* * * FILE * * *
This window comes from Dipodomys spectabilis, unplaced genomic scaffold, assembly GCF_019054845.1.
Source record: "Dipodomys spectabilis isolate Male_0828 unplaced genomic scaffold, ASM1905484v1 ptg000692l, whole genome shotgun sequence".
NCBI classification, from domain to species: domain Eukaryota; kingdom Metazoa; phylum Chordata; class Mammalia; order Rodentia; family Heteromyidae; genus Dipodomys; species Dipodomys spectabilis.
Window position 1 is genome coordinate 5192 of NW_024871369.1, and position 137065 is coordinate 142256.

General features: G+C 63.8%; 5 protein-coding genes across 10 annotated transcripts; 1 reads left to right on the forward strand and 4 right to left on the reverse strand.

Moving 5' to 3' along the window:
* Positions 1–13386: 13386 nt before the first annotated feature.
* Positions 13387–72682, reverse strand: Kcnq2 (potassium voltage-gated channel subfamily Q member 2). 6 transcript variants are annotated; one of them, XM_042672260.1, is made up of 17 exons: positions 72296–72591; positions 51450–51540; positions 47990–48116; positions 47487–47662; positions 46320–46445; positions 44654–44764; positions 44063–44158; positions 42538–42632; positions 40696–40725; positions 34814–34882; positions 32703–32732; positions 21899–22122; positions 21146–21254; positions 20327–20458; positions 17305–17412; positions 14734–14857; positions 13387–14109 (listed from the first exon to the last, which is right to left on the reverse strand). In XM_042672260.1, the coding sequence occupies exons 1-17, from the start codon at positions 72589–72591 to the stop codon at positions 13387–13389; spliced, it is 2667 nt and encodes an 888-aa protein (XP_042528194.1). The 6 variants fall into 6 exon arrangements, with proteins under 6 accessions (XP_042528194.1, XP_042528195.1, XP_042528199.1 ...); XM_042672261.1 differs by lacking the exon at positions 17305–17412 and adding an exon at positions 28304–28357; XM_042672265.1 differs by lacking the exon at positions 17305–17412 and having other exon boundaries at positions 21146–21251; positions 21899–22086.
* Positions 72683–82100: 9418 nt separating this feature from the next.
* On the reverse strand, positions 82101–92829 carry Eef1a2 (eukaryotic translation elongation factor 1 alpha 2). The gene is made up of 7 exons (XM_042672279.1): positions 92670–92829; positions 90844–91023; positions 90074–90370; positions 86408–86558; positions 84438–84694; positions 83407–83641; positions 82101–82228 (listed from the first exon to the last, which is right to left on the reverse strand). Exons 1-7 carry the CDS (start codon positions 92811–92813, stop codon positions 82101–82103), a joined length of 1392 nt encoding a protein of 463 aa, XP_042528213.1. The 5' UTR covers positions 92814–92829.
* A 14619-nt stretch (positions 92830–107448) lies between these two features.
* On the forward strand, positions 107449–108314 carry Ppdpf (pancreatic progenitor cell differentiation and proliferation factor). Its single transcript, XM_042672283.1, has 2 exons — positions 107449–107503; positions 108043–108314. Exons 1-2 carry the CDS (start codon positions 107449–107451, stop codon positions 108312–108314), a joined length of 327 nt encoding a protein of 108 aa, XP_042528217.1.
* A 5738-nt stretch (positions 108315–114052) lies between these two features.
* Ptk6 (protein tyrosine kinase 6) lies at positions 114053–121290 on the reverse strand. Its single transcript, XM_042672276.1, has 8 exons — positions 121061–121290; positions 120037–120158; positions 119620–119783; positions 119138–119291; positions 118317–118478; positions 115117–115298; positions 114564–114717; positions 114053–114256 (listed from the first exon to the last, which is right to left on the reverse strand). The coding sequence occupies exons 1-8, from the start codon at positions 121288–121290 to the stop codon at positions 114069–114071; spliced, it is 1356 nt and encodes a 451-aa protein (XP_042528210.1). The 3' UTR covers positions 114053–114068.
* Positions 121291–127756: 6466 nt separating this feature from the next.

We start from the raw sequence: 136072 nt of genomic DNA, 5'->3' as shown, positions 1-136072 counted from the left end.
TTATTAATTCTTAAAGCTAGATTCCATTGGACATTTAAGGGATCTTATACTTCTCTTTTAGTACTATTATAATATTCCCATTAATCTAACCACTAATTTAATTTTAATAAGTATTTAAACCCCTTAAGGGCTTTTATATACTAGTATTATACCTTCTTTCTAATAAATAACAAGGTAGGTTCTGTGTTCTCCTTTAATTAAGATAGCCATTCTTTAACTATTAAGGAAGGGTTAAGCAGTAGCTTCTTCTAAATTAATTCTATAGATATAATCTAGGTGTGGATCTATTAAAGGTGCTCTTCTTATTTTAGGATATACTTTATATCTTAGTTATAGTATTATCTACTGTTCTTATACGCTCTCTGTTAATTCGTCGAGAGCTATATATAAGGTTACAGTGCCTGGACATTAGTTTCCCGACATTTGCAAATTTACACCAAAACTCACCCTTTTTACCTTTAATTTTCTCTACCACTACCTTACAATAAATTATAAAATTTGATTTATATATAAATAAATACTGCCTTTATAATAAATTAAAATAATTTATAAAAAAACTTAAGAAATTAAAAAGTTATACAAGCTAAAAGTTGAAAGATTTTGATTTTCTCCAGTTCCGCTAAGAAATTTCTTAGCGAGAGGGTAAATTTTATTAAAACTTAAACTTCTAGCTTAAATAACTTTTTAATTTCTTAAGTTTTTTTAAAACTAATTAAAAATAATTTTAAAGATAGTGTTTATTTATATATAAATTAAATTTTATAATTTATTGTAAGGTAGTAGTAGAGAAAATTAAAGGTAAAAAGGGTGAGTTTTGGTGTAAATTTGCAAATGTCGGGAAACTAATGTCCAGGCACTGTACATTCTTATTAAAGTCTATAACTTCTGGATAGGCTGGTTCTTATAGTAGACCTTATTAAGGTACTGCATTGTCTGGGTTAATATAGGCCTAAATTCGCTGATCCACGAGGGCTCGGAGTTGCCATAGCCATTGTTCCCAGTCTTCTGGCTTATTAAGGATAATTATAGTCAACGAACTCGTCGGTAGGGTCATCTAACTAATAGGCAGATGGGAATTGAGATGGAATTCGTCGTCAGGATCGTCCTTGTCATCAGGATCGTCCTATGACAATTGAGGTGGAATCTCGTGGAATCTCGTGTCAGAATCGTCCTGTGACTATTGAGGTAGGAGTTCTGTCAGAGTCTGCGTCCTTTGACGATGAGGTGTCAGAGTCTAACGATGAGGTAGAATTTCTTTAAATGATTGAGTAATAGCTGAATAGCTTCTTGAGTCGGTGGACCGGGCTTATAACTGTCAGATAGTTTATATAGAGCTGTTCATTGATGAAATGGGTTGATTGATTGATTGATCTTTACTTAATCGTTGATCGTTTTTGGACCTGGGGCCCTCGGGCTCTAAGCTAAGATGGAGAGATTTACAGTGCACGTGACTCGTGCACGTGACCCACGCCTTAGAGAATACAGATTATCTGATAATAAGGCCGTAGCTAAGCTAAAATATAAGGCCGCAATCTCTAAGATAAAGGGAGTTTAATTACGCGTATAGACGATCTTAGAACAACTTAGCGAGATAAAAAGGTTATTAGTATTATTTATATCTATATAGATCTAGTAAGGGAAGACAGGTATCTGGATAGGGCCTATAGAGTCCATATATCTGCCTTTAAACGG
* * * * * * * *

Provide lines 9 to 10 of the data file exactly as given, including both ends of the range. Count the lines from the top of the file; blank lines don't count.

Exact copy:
* Positions 72683–82100: 9418 nt separating this feature from the next.
* On the reverse strand, positions 82101–92829 carry Eef1a2 (eukaryotic translation elongation factor 1 alpha 2). The gene is made up of 7 exons (XM_042672279.1): positions 92670–92829; positions 90844–91023; positions 90074–90370; positions 86408–86558; positions 84438–84694; positions 83407–83641; positions 82101–82228 (listed from the first exon to the last, which is right to left on the reverse strand). Exons 1-7 carry the CDS (start codon positions 92811–92813, stop codon positions 82101–82103), a joined length of 1392 nt encoding a protein of 463 aa, XP_042528213.1. The 5' UTR covers positions 92814–92829.